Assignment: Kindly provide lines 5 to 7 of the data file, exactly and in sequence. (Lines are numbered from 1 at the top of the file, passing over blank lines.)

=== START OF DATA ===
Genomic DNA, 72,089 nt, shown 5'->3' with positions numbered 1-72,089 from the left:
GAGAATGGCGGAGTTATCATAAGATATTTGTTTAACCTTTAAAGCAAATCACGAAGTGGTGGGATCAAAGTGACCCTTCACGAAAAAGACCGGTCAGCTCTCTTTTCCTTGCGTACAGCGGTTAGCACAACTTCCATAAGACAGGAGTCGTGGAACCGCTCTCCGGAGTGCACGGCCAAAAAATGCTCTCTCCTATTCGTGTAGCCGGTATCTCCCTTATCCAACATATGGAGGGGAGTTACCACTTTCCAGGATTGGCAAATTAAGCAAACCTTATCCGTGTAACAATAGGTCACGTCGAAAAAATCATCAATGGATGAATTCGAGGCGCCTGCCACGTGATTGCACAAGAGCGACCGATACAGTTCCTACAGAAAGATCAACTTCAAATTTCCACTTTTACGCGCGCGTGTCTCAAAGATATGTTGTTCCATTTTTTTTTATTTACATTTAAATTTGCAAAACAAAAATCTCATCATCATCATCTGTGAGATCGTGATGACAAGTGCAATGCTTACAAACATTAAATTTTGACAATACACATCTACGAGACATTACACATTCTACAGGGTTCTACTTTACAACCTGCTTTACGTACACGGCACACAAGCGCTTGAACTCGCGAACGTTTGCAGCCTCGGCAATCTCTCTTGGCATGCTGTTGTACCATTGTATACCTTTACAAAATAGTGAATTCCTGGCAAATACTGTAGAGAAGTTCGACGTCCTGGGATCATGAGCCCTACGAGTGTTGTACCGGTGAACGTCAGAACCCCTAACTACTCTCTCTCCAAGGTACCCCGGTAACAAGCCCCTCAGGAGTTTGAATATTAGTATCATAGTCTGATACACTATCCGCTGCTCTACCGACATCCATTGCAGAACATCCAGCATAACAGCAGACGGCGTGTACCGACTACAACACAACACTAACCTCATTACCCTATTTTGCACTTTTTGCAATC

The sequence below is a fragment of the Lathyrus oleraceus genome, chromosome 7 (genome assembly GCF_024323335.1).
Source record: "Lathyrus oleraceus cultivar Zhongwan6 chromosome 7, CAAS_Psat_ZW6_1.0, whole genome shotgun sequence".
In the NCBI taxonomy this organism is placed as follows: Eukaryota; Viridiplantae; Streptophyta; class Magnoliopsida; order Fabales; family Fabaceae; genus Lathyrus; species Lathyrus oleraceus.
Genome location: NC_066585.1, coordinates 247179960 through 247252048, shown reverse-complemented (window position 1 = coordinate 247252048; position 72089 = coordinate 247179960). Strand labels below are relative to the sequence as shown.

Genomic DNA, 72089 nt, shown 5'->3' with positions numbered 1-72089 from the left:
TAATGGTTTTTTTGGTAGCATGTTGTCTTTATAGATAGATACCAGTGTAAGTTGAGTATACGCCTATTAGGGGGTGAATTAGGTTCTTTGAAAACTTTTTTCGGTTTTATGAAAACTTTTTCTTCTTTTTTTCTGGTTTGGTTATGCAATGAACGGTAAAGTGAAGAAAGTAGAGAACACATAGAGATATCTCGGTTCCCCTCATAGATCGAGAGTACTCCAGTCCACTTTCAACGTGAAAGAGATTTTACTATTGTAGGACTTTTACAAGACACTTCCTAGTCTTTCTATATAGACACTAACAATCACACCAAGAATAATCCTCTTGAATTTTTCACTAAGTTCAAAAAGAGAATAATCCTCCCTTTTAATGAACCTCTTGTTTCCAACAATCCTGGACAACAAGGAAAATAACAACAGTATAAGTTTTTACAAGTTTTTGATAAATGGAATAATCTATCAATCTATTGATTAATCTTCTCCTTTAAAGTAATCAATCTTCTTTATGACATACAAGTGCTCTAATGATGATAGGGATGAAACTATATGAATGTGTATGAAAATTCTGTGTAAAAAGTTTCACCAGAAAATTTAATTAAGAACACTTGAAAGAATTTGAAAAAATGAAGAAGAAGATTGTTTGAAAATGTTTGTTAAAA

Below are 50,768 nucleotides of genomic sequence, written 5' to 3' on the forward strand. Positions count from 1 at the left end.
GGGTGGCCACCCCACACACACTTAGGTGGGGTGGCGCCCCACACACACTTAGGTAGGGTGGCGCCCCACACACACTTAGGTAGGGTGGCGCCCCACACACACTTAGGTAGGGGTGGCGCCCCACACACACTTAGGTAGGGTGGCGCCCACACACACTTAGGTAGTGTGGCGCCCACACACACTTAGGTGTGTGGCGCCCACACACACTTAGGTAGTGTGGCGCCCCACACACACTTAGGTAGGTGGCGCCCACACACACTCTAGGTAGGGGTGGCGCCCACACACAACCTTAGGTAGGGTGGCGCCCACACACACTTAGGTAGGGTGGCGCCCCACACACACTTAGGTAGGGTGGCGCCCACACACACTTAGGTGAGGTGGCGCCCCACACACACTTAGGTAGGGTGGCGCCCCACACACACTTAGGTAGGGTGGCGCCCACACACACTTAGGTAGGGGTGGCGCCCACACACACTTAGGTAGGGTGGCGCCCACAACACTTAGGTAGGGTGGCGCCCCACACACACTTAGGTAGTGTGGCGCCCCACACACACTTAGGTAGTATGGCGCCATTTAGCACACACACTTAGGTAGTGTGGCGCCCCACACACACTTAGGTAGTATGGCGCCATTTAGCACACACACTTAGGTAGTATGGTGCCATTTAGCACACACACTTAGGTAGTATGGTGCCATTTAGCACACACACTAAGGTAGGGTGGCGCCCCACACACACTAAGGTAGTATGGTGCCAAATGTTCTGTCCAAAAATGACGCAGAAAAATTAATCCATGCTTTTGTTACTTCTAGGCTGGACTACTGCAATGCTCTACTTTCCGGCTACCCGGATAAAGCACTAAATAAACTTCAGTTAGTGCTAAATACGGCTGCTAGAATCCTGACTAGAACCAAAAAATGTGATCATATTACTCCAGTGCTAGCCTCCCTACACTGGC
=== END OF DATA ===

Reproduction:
In the NCBI taxonomy this organism is placed as follows: Eukaryota; Viridiplantae; Streptophyta; class Magnoliopsida; order Fabales; family Fabaceae; genus Lathyrus; species Lathyrus oleraceus.
Genome location: NC_066585.1, coordinates 247179960 through 247252048, shown reverse-complemented (window position 1 = coordinate 247252048; position 72089 = coordinate 247179960). Strand labels below are relative to the sequence as shown.

Genomic DNA, 72089 nt, shown 5'->3' with positions numbered 1-72089 from the left: